My AI drives faster than your AI

  • January 12, 2024
  • Steve Rogerson

Steve Rogerson asks how far should we go in letting AI influence motorsports.

Autosport International at Birmingham’s NEC.

Is there anywhere that artificial intelligence (AI) hasn’t parked its tentacles? Should there be anywhere it doesn’t?

These questions formed in my mind during a panel session at this month’s Autosport International trade show in Birmingham, UK, when the topic was raised of not just using AI to drive cars but also to race them. After all, why risk human life and limb racing cars round a track when a computer can do it for you?

The answer is simple: like it or lump it, despite all the moves to make motor racing safer, part of the excitement is knowing these men and women in the cockpit are running that mental balancing act between trying to drive faster and managing risk. Is the extra split second that could be gained through the oncoming bend worth the risk of putting the car in the crash barrier?

True, an AI driver has to make the same calculation of benefit versus risk, but the difference is the risk isn’t a serious injury or worse; even if the computer is wrecked, there will be a backup somewhere. Human beings don’t have that luxury.

The other area AI is coming into motor racing is in the designing and engineering of the cars themselves. Here, the benefits are more tangible. If machine learning can save you four hours of tedious calculations when designing the aerodynamics, then every engineer will say yes please.

Alan Patterson from BeyondMath.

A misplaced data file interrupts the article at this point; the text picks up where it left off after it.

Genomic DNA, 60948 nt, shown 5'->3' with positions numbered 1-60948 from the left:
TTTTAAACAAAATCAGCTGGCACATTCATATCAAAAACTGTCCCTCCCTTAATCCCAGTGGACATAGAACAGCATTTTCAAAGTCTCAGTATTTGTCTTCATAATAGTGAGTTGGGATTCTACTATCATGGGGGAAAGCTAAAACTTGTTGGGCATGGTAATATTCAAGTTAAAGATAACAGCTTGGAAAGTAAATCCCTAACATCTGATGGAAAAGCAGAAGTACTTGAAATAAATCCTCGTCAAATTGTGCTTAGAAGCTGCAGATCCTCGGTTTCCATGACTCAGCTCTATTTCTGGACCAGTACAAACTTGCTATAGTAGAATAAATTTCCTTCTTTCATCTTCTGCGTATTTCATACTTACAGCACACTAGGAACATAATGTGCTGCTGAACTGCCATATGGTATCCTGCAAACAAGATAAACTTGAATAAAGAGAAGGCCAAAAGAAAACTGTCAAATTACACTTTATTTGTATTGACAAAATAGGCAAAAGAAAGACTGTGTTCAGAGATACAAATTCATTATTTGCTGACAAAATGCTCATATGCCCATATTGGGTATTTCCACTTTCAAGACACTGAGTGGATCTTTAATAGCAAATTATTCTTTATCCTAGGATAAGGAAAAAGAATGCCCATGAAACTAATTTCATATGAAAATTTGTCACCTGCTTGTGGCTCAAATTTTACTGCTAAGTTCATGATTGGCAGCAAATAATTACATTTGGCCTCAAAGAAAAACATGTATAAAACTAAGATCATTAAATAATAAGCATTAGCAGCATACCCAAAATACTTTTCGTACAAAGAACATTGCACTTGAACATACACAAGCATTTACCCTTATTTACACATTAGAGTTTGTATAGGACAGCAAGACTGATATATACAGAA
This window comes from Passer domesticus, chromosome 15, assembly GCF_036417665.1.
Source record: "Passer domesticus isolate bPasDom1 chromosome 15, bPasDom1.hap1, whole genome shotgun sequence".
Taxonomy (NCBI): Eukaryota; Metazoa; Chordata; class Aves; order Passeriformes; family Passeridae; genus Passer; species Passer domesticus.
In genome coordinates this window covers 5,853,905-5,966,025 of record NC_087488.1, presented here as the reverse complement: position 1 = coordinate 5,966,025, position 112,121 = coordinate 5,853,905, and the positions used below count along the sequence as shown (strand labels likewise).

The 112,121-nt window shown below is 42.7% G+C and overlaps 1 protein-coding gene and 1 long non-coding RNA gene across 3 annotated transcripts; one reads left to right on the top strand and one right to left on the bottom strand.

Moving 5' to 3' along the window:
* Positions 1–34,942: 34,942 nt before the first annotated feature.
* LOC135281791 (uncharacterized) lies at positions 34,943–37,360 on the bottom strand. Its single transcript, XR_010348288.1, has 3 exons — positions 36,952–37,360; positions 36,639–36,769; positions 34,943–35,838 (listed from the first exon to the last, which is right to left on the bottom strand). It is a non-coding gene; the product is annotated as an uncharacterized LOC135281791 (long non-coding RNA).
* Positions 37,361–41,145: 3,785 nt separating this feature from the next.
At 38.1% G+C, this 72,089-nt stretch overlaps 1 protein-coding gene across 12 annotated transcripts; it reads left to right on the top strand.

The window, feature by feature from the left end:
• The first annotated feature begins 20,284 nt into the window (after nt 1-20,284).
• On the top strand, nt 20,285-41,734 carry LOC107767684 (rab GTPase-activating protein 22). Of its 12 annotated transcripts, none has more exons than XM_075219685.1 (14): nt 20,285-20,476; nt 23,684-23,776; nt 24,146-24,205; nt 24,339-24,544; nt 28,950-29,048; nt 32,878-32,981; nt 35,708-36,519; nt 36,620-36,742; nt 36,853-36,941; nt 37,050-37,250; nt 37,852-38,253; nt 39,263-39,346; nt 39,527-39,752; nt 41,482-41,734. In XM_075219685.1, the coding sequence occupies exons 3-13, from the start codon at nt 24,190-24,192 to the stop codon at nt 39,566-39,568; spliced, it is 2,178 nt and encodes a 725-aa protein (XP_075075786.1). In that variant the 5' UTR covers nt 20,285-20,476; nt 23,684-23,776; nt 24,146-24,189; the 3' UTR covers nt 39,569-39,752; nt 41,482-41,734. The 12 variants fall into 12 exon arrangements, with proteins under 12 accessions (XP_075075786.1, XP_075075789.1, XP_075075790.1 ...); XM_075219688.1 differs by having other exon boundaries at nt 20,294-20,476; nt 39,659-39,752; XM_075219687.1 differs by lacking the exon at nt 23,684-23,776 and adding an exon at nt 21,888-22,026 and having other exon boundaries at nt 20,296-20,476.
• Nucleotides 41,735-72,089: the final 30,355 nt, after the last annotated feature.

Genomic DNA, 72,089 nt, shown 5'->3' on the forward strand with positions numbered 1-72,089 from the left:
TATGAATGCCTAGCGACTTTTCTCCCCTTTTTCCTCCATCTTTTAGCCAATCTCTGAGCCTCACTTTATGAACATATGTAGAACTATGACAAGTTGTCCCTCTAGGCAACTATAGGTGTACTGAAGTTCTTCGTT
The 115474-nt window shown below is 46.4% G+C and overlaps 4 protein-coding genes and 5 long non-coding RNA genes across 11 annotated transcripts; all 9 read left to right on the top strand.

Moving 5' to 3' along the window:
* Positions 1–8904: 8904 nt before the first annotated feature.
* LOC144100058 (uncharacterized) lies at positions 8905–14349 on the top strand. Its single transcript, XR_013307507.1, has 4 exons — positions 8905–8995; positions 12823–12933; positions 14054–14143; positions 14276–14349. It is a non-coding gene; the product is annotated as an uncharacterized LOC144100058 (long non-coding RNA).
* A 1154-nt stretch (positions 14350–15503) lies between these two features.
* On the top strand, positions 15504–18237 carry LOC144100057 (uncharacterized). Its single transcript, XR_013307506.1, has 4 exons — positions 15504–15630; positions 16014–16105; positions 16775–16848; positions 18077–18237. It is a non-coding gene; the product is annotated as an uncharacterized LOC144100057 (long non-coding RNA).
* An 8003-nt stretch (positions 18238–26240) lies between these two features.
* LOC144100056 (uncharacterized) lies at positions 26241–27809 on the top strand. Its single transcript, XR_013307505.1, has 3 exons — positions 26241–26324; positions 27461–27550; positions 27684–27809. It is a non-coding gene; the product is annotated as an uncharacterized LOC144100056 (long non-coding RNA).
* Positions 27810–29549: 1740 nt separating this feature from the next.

This was pointed out during the panel by Alan Patterson from BeyondMath (, a UK AI engineering start-up. But, and it is a very big but, how far do you let this continue? Once those four hours have been taken care of by AI, the next step will be to look at automating what’s left, and so on. The result of optimising the design using AI, said Patterson, is, at the end, all the cars from all the teams being identical; motor racing will be reduced to just a driver challenge.

OK, we know that works in some elements of motor racing, but not in Formula One, the pinnacle of the sport. Formula One is, and always has been, a team sport where engineering excellence and driver ability come together to create a fascinating spectacle. That is why I love Formula One. I love the fact that this is as much a competition between engineers as it is between drivers, and long may that continue.

So isn’t AI just another engineering development that we should embrace? Yes and no. I and other fans gobble up the detailed data that IoT sensor technology has brought as we compare car and driver performance like never before. That is a good thing.

But what we don’t want is the technology building the cars and eliminating the role of human inspiration. And we don’t want the technology driving the cars and eliminating human ability.

So, when I cheer the Red Bull team to what I hope this year will be another championship, I want to do so knowing that real people, real engineers and real drivers have made that happen. Otherwise, where’s the fun?